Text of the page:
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Keep skin safe from the sun-pharmacy corner-June 2017

By Stephanie Simons,
Head Pharmacist,
Lindo’s Pharmacy in Devonshire

As the weather brightens up and that summer feeling takes a hold of Bermuda, many of us are spending more and more time outdoors. And with the water warming up, the America’s Cup and upcoming public holidays, who can blame us for wanting to make the most of the sunshine!

But whilst we should make the most of the season, it is important to ensure that we keep ourselves and loved ones safe from the more damaging effects of the summer sun. Prolonged exposure to the sun can result in a sunburn, which not only hurts and looks unsightly but can also increase your risk of skin cancer. Here are some of my tips on how to keep yourself protected.

The first thing that you should do when preparing for summer is take stock of what sunscreen you currently own. Many brands will feature expiration dates, so check these and stick to them – old bottles should be thrown out as they may no longer be effective. If you’re not sure about the dates, try them out on the back of your hand: if they have separated or smell ‘off’, then get rid of them. It is better to be safe than sorry!

Skin Cancer Prevention-sunscreen

Use at least SPF 30 that is water resistant for 40minutes total protection. SPF 30 blocks 97% of UVB rays.

Now it’s time to stock up!  Before you invest in new sun lotion, though, it’s important to consider what it is that you need from your sun protection. Those with sensitive skin will want to use simple sunscreen without added fragrance. Some brands, such as Neutrogena and Blue Lizard are recommended by dermatologists for being effective and gentle on the skin. Those who are active, particularly children, will be better suited to ‘sports’ sunblock, which will be water resistant. Water resistant sunblock can provide protection in the water or during sweaty activities for 40-80 minutes. However, it is important to remember that there is no such thing as a truly waterproof sunblock: you must always reapply after being in the water.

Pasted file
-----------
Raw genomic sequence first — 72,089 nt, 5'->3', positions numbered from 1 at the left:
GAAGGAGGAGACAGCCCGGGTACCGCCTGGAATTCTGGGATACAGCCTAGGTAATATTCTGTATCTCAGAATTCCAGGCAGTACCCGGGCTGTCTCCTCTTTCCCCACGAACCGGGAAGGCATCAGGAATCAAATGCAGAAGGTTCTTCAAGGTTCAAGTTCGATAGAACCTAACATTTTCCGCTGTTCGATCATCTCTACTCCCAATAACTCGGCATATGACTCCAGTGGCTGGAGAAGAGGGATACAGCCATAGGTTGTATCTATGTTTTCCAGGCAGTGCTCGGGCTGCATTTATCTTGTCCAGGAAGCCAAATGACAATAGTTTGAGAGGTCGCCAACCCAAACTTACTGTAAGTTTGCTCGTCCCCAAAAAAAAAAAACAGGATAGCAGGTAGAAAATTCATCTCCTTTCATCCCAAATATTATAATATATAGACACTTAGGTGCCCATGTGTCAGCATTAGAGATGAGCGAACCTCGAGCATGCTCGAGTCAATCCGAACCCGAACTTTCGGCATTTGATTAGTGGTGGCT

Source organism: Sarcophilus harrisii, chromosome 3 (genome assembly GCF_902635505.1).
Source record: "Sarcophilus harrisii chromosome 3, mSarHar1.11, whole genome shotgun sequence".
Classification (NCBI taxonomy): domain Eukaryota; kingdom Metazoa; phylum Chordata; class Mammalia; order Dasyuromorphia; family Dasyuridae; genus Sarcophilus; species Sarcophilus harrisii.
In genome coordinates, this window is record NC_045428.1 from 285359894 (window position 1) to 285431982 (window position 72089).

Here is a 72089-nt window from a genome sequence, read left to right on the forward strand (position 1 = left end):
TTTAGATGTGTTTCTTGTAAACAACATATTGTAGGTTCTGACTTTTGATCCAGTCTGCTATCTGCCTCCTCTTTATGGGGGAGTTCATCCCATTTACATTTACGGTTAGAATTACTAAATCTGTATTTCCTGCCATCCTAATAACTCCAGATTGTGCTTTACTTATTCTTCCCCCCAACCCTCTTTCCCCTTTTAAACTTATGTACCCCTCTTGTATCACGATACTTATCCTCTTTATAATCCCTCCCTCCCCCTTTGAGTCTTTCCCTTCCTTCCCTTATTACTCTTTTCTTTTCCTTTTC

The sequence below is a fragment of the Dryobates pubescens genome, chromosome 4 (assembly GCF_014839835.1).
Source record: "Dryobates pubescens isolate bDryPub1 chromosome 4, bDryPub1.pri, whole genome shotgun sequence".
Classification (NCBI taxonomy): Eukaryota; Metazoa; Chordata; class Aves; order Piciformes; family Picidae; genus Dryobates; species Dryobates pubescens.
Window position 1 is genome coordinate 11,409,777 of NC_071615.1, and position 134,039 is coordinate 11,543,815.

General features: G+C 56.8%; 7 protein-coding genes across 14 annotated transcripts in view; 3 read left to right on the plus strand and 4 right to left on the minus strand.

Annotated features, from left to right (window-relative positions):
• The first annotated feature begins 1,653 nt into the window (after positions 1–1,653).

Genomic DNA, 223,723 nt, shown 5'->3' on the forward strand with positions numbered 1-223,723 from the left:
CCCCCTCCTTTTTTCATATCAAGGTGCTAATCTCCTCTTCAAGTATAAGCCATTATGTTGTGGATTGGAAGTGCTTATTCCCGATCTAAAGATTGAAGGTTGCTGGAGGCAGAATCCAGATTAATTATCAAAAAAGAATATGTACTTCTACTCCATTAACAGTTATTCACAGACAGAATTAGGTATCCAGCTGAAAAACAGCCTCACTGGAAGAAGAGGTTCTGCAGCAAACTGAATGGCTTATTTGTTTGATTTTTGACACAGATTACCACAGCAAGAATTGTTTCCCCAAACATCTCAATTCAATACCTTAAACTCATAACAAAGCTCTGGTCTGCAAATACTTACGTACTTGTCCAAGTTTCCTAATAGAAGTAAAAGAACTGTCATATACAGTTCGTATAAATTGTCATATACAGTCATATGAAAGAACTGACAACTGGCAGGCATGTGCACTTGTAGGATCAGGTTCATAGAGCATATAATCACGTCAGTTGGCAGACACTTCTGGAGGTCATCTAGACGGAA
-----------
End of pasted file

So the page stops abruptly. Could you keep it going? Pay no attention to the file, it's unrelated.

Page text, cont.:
When putting on your sunblock, the most effective way is to slather yourself before you put on your outfit or swimsuit. This is because you are less likely to miss spots and you will be able to cover spots which may become exposed as your clothing moves around. Most dermatologists recommend using approximately a shot glass full of sunscreen each time you apply. This may sound like a lot, but you will be surprised by how quickly your skin absorbs the lotion and it will encourage you to cover yourself entirely, including the often-missed areas, such as the undersides of your arms, backs of your legs and tops of your feet. Those who are concerned with ageing should take special care with their hands, chest, neck and face. For those who don’t like the taste of sunblock: invest in a lip balm with SPF.

Skin Cancer Prevention-5SIf you are on any medication, you should check with your pharmacist to find out whether this may affect your photosensitivity.  Many commonly prescribed and over the counter medications can cause either a photo-toxic or a photo-allergic reaction. Photo-toxic reactions are far more common and will look like sunburn: there is redness, itching, burning and stinging in the areas of the skin that were exposed to the sun. The reaction occurs quickly (within 24 hours of sun exposure) and usually clears once the drug has been stopped and most often does not occur again with further exposure to the sun. Photo-allergic reactions can take a little longer to develop; sometimes one or two days after sun exposure. There may be a rash that resembles eczema that extends to areas beyond what was exposed to the sun. Symptoms include itching, redness, swelling, blisters (in severe cases) and hyperpigmentation (darkening of the skin). This is considered to be an allergic reaction and symptoms will recur with increasing severity on subsequent exposures to the drug and sun.

Drugs that can cause photo-toxic reactions include antibiotics (tetracycline, ciprofloxacin), antihistamines (Benadryl), heart medications (nifedipine, amiodarone), diuretics (hydrochlorothiazide, furosemide), diabetic medicines (glyburide), anti-inflammatories (ibuprofen, naproxen), acne medications (isotretinoin) and antidepressants (imipramine). Photo-allergic drugs include sunscreens (PABA and oxybenzone), salicylates (aspirin), anti-inflammatories (celecoxib) oral contraceptives and topical cancer chemotherapy drugs (Efudix). If you have any questions about your medication, please ask a pharmacist.

Of course, sunblock is not the only way to protect yourself from UV rays. You can wear light layers, such as a wrap or a long skirt. Where possible, you should avoid the strongest rays of sun, usually between 10am and 4pm. When you can’t avoid being outside in direct sunshine, make sure to wear a hat, which will shade the sensitive skin on your face and protect your scalp, which can be otherwise difficult to protect.

Lastly, remember that while it’s important to keep yourself safe from the sun’s rays, you should also remember to have fun!

Stephanie Simons is the head pharmacist at Lindo’s Pharmacy in Devonshire. She earned her Bachelor of Science in Pharmacy at Massachusetts College of Pharmacy and has been practicing for over 20 years. She is a registered pharmacist with the Bermuda Pharmacy Council and is a member of the Bermuda Pharmaceutical Association.